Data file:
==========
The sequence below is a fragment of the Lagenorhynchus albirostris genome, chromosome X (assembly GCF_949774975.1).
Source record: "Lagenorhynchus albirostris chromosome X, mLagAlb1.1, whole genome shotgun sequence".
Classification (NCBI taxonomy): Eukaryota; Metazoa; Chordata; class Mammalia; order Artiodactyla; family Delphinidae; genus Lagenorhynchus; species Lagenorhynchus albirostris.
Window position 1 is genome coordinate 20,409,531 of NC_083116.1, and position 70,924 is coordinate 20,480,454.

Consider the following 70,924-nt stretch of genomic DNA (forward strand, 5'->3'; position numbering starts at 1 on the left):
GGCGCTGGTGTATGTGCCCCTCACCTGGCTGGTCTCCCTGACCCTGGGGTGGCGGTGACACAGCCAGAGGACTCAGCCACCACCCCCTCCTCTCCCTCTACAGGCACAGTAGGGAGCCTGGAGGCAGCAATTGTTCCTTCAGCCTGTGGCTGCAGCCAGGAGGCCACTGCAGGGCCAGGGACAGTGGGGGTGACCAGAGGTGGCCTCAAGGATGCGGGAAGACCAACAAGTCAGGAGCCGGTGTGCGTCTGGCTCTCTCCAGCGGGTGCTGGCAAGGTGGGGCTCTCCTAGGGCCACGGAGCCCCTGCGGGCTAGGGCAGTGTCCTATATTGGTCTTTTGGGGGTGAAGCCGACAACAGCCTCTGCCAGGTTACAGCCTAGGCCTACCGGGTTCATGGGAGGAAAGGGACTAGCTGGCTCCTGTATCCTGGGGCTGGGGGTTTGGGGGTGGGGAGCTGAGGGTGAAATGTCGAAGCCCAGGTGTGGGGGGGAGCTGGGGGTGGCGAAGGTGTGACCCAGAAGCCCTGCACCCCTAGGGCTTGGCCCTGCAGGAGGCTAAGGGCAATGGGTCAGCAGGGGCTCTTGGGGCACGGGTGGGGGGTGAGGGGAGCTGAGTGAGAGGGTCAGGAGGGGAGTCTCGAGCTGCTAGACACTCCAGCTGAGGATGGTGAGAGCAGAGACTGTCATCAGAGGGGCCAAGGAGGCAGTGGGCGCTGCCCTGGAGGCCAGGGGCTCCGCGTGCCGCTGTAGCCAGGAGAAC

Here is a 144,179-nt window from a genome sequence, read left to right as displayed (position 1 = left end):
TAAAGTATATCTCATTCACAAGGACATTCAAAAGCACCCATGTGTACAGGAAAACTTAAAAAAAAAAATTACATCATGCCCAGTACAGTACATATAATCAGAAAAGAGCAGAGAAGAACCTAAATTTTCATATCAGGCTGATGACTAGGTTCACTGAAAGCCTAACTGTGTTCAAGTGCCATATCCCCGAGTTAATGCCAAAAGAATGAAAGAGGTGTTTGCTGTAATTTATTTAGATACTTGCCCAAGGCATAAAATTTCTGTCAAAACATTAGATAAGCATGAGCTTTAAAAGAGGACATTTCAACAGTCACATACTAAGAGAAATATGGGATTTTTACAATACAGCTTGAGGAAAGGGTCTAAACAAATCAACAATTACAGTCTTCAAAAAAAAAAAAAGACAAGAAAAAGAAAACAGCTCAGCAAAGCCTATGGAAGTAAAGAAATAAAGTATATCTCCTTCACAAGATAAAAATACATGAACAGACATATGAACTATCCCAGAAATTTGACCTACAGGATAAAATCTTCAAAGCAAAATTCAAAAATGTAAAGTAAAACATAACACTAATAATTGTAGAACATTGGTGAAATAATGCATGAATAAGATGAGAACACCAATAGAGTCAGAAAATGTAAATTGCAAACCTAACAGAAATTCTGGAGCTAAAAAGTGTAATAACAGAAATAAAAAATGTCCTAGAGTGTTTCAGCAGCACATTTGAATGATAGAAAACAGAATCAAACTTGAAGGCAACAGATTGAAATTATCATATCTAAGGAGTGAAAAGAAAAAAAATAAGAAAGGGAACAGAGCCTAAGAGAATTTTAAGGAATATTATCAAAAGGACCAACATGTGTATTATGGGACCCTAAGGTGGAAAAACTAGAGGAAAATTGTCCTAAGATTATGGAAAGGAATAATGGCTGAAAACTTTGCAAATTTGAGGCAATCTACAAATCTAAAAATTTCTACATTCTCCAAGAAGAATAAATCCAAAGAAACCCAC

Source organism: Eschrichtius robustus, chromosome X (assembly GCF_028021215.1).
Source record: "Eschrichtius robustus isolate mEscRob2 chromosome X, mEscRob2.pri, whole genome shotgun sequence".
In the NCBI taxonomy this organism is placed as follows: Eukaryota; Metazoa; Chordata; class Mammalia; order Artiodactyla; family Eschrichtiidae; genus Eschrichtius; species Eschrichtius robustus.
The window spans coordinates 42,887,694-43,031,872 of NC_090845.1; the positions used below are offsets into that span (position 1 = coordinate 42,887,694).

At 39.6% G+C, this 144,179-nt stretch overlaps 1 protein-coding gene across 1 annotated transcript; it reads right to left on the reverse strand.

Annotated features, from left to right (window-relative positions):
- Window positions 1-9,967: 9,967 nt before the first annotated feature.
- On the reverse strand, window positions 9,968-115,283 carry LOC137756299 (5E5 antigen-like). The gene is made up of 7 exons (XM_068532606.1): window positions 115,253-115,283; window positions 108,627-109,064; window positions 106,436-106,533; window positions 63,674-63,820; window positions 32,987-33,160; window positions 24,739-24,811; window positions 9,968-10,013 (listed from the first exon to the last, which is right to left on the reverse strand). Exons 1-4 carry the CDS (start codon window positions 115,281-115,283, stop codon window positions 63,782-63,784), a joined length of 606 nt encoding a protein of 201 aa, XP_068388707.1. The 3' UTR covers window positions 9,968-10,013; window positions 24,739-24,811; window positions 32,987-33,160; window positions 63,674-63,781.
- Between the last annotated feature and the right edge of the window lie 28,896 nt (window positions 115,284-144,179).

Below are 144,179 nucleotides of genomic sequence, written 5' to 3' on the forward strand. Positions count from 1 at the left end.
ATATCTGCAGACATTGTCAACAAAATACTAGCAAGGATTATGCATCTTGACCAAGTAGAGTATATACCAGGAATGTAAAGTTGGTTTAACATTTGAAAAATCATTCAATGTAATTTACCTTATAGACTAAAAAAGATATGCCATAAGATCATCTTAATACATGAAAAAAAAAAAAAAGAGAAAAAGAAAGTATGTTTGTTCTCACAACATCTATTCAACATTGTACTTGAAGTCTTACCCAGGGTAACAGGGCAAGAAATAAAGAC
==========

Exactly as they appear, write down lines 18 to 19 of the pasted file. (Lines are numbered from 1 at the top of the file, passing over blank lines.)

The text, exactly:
Below are 144,179 nucleotides of genomic sequence, written 5' to 3' on the forward strand. Positions count from 1 at the left end.
ATATCTGCAGACATTGTCAACAAAATACTAGCAAGGATTATGCATCTTGACCAAGTAGAGTATATACCAGGAATGTAAAGTTGGTTTAACATTTGAAAAATCATTCAATGTAATTTACCTTATAGACTAAAAAAGATATGCCATAAGATCATCTTAATACATGAAAAAAAAAAAAAAGAGAAAAAGAAAGTATGTTTGTTCTCACAACATCTATTCAACATTGTACTTGAAGTCTTACCCAGGGTAACAGGGCAAGAAATAAAGAC